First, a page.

The concurrent use of novel soil surface microclimate measurements to evaluate CO2 pulses in biocrusted interspaces in a cool desert ecosystem
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Carbon cycling associated with biological soil crusts, which occupy interspaces between vascular plants in drylands globally, may be an important part of the coupled climate-carbon cycle of the Earth system. A major challenge to understanding CO2 fluxes in these systems is that much of the biotic and biogeochemical activity occurs in the upper few mm of the soil surface layer (i.e., the ‘mantle of fertility’), which exhibits highly dynamic and difficult to measure temperature and moisture fluctuations. Here, we report a multi-sensor approach to simultaneously measuring temperature and moisture of this biocrust surface layer (0–2 mm), and the deeper soil profile, concurrent with automated measurement of surface soil CO2 effluxes. Our results illuminate robust relationships between biocrust water content and field CO2 pulses that have previously been difficult to detect and explain. All observed CO2 pulses over the measurement period corresponded to surface wetting events, including when the wetting events did not penetrate into the soil below the biocrust layer (0–2 mm). The variability of temperature and moisture of the biocrust surface layer was much greater than even in the 0–5 cm layer of the soil beneath the biocrust, or deeper in the soil profile. We therefore suggest that coupling surface measurements of biocrust moisture and temperature to automated CO2 flux measurements may greatly improve our understanding of the climatic sensitivity of carbon cycling in biocrusted interspaces in our study region, and that this method may be globally relevant and applicable.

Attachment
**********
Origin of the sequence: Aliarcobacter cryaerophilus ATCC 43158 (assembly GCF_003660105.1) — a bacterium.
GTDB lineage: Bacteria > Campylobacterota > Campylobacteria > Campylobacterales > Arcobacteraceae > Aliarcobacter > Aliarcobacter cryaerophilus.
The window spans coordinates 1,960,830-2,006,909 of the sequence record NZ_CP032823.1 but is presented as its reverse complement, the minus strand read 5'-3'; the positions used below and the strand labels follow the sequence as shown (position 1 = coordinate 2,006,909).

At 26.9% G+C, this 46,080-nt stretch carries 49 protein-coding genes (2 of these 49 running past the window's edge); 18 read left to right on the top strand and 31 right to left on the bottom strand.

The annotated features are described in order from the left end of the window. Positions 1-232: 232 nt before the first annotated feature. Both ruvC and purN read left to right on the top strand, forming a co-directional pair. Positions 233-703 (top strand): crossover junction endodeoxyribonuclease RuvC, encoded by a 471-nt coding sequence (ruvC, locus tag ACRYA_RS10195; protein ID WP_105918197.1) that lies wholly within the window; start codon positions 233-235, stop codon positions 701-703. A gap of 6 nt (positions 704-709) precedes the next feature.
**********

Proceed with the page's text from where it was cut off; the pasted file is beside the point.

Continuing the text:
KeywordsBiological soil crusts Carbon cycle Drylands Pulse-dynamic wetting Soil respiration Surface soil moisture
This material is based upon work supported by the U.S. Department of Energy Office of Science, Office of Biological and Environmental Research Terrestrial Ecosystem Sciences Program, under Award Number DE-SC-0008168 and by the U.S. Geological Survey Ecosystem Mission Area. TAM was supported by a National Science Foundation Postdoctoral Research Fellowship in Biology under Grant No. 1402451 and BW by a Paul Crutzen Nobel Laureate Fellowship. Any use of trade, firm, or product names is for descriptive purposes only and does not imply endorsement by the U.S. Government.
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